The Evolving Science of Waterfowl Conservation

Efforts to conserve prairie-breeding ducks and their habitats have changed significantly over the past eight decades

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Photo © Chuck & Grace Bartlett

By Jim Ringelman, Ph.D., and Bruce Batt, Ph.D.

Like many scientific disciplines, waterfowl management began with casual observations and trial-and-error experimentation. Over time, managers developed paradigms—commonly held beliefs about how waterfowl responded to our management actions. Often, further study reaffirmed the validity of these paradigms, and they became foundational to waterfowl conservation. But every once in a while, paradigms shift unexpectedly when nature throws us a curve or research uncovers new information that challenges conventional wisdom. Some of the most interesting paradigm shifts have occurred with the management of prairie-nesting ducks

To increase waterfowl populations, one has to increase either survival or reproductive rates. Early paradigms in waterfowl management addressed both, but the effect of hunting on ducks was the first to come under intense scrutiny. Before the abolishment of market hunting, unregulated harvests were causing many duck species to decline. Given this experience, concerns about the effect of sport hunting on duck populations continued even after market hunting ceased. Then, in 1976, waterfowl researchers had a breakthrough. Using mallard banding data and new analytical approaches, a new paradigm emerged: mortality from hunting was, at least in part, compensatory with natural mortality, much of which occurred on the breeding grounds. In other words, some portion of mallards shot by hunters were going to die from natural causes anyway, so hunting mortality should not be thought of as completely additive to mortality from other causes. This new paradigm fundamentally changed the way biologists viewed hunting mortality in ducks, and continues to guide contemporary waterfowl hunting regulations.

In the 1930s, less than two decades after market hunting was abolished, waterfowl conservationists faced another challenge. Severe drought, compounded by widespread wetland drainage, had overtaken the Prairie Pothole Region (PPR) vital to breeding ducks. Duck populations were plummeting, and to reverse the trend wetlands would need to be restored on a massive scale. This crisis resulted in the creation of the federal duck stamp and the founding of Ducks Unlimited, both of which were dedicated to raising funds for wetland restoration work. In the fall, when many waterfowl enthusiasts were in the field, ducks were most numerous on large wetlands. Thus it was assumed that these were the most important wetlands for waterfowl, and they became the focus of restoration work. Mindful of periodic droughts that were the norm in the PPR, efforts were made to permanently restore wetlands by increasing their capacity to hold water or providing a supplemental water source. The new paradigm was to "drought-proof" large prairie wetlands to save the ducks.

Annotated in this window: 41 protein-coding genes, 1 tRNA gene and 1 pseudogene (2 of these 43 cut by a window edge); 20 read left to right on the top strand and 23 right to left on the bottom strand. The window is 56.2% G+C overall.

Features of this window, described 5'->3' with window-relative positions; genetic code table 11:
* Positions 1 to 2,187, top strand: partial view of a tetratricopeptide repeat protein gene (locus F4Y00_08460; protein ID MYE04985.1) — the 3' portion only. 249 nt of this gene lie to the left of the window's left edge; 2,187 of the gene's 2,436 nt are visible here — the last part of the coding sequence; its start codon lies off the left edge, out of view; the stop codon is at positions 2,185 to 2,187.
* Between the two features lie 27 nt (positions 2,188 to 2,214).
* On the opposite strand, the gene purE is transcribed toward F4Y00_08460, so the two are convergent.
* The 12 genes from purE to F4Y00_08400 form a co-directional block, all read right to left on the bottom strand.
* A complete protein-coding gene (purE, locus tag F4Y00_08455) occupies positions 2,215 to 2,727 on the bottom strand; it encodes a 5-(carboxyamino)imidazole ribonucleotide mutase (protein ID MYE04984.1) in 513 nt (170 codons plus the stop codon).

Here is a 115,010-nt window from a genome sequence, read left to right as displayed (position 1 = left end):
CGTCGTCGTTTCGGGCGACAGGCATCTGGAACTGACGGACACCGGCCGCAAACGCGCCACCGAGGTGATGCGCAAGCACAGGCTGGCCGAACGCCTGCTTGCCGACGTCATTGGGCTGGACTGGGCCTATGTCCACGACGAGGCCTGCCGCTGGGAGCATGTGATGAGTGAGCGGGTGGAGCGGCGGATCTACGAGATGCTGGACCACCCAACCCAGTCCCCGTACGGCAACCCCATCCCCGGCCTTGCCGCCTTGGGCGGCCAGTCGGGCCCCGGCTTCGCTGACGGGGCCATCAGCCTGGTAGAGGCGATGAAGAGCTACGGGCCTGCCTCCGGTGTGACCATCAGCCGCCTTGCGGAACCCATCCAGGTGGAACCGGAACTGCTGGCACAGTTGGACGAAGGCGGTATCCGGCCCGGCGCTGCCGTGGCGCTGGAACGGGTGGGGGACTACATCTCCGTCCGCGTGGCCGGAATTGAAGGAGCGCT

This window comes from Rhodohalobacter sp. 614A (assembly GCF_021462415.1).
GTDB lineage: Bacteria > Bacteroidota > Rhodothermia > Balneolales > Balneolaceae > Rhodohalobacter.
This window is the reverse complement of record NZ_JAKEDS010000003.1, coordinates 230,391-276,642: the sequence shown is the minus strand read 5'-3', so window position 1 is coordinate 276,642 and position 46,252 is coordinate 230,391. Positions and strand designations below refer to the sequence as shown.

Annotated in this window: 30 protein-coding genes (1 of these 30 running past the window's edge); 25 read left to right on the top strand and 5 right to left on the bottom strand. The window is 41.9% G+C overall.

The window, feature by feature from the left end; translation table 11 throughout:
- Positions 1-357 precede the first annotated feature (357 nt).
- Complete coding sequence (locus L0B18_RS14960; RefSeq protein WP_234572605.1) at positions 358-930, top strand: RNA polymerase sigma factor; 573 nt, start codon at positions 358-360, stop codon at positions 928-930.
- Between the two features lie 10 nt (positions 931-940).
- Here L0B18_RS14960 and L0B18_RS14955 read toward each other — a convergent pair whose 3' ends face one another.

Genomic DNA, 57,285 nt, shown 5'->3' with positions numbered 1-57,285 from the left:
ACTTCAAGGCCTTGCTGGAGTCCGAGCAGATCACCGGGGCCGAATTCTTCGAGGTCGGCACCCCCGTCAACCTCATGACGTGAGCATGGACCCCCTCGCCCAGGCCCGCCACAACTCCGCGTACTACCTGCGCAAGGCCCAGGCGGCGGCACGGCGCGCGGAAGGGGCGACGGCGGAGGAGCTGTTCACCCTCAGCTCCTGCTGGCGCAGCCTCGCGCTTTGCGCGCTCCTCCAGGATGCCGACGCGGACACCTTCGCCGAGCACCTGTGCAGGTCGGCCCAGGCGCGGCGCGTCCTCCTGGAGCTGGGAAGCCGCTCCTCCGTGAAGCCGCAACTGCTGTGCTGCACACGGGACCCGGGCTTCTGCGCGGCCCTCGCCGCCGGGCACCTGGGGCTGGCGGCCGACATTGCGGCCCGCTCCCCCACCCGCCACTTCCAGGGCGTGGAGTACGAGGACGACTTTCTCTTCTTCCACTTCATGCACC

As this paradigm was gaining traction, waterfowl research became more extensive and sophisticated. Biologists examined the foods consumed by ducks during the spring, and found that nesting hens ate large quantities of aquatic invertebrates, which contain the protein and calcium needed for egg production. These invertebrates were most abundant in small, shallow wetlands, as opposed to the larger wetlands that were receiving the greatest attention at the time. Biologists also observed territoriality among breeding ducks, a behavior that causes birds to isolate themselves within a community of small wetlands. As these and other findings began to emerge in the scientific literature, the paradigm of what constitutes important breeding habitat began to shift. It became increasingly apparent that communities of small wetlands were vitally important for breeding ducks. These revelations caused conservationists to focus on the protection and restoration of small wetlands, a practice that continues today.